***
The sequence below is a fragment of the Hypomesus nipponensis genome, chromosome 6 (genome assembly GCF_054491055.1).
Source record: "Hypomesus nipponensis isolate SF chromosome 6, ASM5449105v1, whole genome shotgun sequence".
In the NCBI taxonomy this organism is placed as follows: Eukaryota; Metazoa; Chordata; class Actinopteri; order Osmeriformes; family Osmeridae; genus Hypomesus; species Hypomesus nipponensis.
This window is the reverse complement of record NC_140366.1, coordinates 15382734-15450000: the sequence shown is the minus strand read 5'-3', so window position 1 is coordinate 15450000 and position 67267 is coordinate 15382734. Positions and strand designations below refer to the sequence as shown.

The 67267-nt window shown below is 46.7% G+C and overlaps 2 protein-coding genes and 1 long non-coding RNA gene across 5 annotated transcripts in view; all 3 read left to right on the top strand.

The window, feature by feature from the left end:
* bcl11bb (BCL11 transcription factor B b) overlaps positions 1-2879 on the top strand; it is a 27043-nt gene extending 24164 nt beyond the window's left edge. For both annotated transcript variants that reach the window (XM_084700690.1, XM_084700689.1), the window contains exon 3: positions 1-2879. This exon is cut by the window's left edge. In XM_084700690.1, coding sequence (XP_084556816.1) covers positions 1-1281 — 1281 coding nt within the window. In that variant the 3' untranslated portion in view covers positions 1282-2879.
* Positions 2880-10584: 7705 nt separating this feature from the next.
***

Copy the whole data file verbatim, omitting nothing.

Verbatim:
The sequence below is a fragment of the Hypomesus nipponensis genome, chromosome 6 (genome assembly GCF_054491055.1).
Source record: "Hypomesus nipponensis isolate SF chromosome 6, ASM5449105v1, whole genome shotgun sequence".
In the NCBI taxonomy this organism is placed as follows: Eukaryota; Metazoa; Chordata; class Actinopteri; order Osmeriformes; family Osmeridae; genus Hypomesus; species Hypomesus nipponensis.
This window is the reverse complement of record NC_140366.1, coordinates 15382734-15450000: the sequence shown is the minus strand read 5'-3', so window position 1 is coordinate 15450000 and position 67267 is coordinate 15382734. Positions and strand designations below refer to the sequence as shown.

The 67267-nt window shown below is 46.7% G+C and overlaps 2 protein-coding genes and 1 long non-coding RNA gene across 5 annotated transcripts in view; all 3 read left to right on the top strand.

The window, feature by feature from the left end:
* bcl11bb (BCL11 transcription factor B b) overlaps positions 1-2879 on the top strand; it is a 27043-nt gene extending 24164 nt beyond the window's left edge. For both annotated transcript variants that reach the window (XM_084700690.1, XM_084700689.1), the window contains exon 3: positions 1-2879. This exon is cut by the window's left edge. In XM_084700690.1, coding sequence (XP_084556816.1) covers positions 1-1281 — 1281 coding nt within the window. In that variant the 3' untranslated portion in view covers positions 1282-2879.
* Positions 2880-10584: 7705 nt separating this feature from the next.